Win in the Interview

GX Magazine
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Impress employers by discussing traits honed in the Guard 

Job interviews are high-stakes events, and you want to be as attractive to employers as possible. If you’ve cited your Guard service on your resume—and you should because that shows you possess skills that other candidates don’t—then an interviewer may want to talk about your service. Although employers aren’t allowed to ask certain questions (such as about any military discharge or a combat injury), embrace the interview as a chance to discuss the qualities you bring because of the Guard. Here are a few mentioned by Colleen Deere, vice president at American Corporate Partners (ACP-USA.org), a nonprofit that mentors Soldiers and spouses on how to market military traits.

You are upfront

Trust is essential, and your interviewer wants to know you’re trustworthy. Bringing up your Guard service shows the interviewer that you are honest and direct—and will be on other matters, too. And those traits will make an employer more likely to be supportive. If you get the job, your boss will already be prepared to talk about drill or a deployment.

You plan ahead

Your interviewer is already used to the concept of maternity leave. Military leave is not so different—both require planning. Fortunately, Guard Soldiers and spouses excel at this. You’ll prepare for your absence in the same manner that a pregnant employee would—probably better.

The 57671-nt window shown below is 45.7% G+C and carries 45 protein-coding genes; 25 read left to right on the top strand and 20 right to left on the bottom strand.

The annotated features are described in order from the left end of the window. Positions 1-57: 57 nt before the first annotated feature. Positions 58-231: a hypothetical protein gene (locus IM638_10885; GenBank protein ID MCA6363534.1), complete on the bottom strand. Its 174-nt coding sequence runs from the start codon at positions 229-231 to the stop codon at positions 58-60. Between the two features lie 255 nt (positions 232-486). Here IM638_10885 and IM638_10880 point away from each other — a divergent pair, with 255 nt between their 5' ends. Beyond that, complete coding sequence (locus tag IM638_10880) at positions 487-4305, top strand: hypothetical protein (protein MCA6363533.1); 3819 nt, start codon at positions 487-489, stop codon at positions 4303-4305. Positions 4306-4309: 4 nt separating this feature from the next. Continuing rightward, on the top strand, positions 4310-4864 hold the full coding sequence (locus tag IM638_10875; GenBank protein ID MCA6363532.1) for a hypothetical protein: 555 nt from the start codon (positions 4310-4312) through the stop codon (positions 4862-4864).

Take the initiative. Discuss how your meticulous planning will translate to company success. Provide specific examples of how you returned from past missions and hit the ground running.

You adapt to the mission

Guard experience has taught you perseverance and problem-solving. These soft skills enable you to handle the unexpected and still meet deadlines. Offer examples of how your ability to adapt has paid off; for spouses, emphasize your ability to perform multiple roles while your Soldier is away. Explain how you can overcome obstacles to achieve company goals.

Teamwork is your hallmark

Every boss wants a team player. You’re a shoo-in. Guard Soldiers work in team situations—often in life-or-death scenarios. It is a culture in which you establish camaraderie, look past personality differences, develop experience working with people from all different ethnicities and backgrounds, and accomplish missions as a unit. Guard spouses are the ultimate teammates, with vast experience in collaboration and sacrifice.